This week in public records – Virginia – California – Iowa – Mississippi

The Virgina legislature is entertaining bills that would alter public records.

For example, there’s a bill to remove Social Security numbers from court documents and land records. Another would remove Social Security numbers from voter records before those records are sold to anyone in another state. A third just makes it generally illegal to make publicly available someone else’s Social Security number, even if the number was gotten from public documents.

Some California police departments have had the support of judges in keeping search warrant affidavits out of court files. All this may change because of an appeals court decision.

The Superior Courts in Los Angeles and Orange counties have for years allowed police to keep the only version of the sealed affidavit they use to obtain a search warrant without filing a copy with the court, a practice that defense attorneys said was rife with potential abuse.

The use of the procedure in Orange County began receiving attention two weeks ago, after a state appeals court ruling in a local case involving a search warrant.

Asked by a reporter, Los Angeles County Superior Court officials said this week that judges there also allowed officers to keep the sealed affidavits.

The practice was so little-known that the Los Angeles County public defenders office, with one of the largest caseloads in the country, did not learn about it until the appeals court decision.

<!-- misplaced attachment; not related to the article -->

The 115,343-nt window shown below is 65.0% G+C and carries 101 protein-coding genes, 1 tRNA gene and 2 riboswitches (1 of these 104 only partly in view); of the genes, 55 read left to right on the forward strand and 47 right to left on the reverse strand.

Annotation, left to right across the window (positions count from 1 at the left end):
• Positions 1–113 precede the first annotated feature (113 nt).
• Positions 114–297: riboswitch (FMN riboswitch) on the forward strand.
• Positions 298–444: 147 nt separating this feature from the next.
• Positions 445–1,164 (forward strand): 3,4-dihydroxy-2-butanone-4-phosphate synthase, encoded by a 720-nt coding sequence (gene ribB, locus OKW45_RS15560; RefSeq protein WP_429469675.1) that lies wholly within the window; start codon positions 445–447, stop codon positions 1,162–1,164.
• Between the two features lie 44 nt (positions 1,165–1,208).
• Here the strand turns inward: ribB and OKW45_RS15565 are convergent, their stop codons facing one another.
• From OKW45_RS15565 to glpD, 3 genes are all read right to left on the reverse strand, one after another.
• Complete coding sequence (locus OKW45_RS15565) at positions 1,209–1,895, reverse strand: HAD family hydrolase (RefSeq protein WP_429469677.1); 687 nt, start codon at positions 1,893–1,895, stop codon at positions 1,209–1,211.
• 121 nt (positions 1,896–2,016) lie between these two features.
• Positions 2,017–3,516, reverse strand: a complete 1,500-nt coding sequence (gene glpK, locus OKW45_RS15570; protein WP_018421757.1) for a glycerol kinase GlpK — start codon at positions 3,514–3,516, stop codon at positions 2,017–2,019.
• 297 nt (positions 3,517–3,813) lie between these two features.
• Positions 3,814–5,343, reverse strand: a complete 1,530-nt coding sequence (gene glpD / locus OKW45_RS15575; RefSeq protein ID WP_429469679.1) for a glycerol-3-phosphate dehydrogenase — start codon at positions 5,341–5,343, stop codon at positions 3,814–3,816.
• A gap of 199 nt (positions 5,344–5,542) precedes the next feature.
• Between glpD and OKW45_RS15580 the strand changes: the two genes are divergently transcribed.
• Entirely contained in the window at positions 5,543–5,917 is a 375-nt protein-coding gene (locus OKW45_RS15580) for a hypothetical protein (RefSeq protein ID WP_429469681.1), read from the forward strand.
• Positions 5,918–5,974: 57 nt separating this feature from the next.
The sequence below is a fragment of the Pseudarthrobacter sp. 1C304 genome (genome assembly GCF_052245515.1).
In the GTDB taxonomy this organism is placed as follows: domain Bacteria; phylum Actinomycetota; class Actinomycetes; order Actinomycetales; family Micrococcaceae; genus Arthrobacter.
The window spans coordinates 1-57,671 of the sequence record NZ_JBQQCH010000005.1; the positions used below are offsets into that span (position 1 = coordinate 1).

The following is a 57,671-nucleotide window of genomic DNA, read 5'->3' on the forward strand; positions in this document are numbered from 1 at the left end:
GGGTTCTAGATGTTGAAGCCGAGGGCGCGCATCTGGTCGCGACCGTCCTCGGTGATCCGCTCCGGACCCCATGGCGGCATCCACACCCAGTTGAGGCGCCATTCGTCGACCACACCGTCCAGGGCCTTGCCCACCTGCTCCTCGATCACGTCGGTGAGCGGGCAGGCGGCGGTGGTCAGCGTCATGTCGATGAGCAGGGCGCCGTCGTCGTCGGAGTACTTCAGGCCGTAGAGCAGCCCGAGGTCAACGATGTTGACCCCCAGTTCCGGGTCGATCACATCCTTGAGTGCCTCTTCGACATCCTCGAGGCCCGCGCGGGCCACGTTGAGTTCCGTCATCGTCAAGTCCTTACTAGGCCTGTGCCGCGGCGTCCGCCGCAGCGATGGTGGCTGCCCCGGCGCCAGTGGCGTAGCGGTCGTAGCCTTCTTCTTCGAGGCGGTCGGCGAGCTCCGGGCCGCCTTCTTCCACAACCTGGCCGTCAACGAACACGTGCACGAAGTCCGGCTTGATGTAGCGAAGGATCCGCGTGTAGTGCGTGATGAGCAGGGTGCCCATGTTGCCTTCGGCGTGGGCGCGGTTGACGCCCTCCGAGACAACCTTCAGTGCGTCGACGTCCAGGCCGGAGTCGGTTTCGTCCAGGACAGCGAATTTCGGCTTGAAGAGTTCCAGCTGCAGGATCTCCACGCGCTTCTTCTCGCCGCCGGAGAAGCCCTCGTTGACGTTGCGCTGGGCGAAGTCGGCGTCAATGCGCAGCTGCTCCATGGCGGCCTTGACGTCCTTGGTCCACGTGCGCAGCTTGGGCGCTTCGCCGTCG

Keeping the previous story in mind, it comes as no surprise that the First Amendment advocate, Californians Aware, has uncovered wide spread violations of the California Public Records Act by law enforcement agencies. Read the report, Public Access to Law Enforcement Information, which includes statistics and a database of audit results by agency.

Medical privacy does not have primacy over the collection of unpaid bills, according to a Mississippi Supreme Court ruling. The collection agency included an itemized medical invoice in a court filing, but that action did not breach patient privacy because it didn’t contain confidential doctor-patient communications.

Iowa Court records related to juveniles will no longer be included in the court system’s online database.

Under a new law starting this month, names of juveniles who are ten to 17 will only appear online when a case is completed and the individual has been found guilty.


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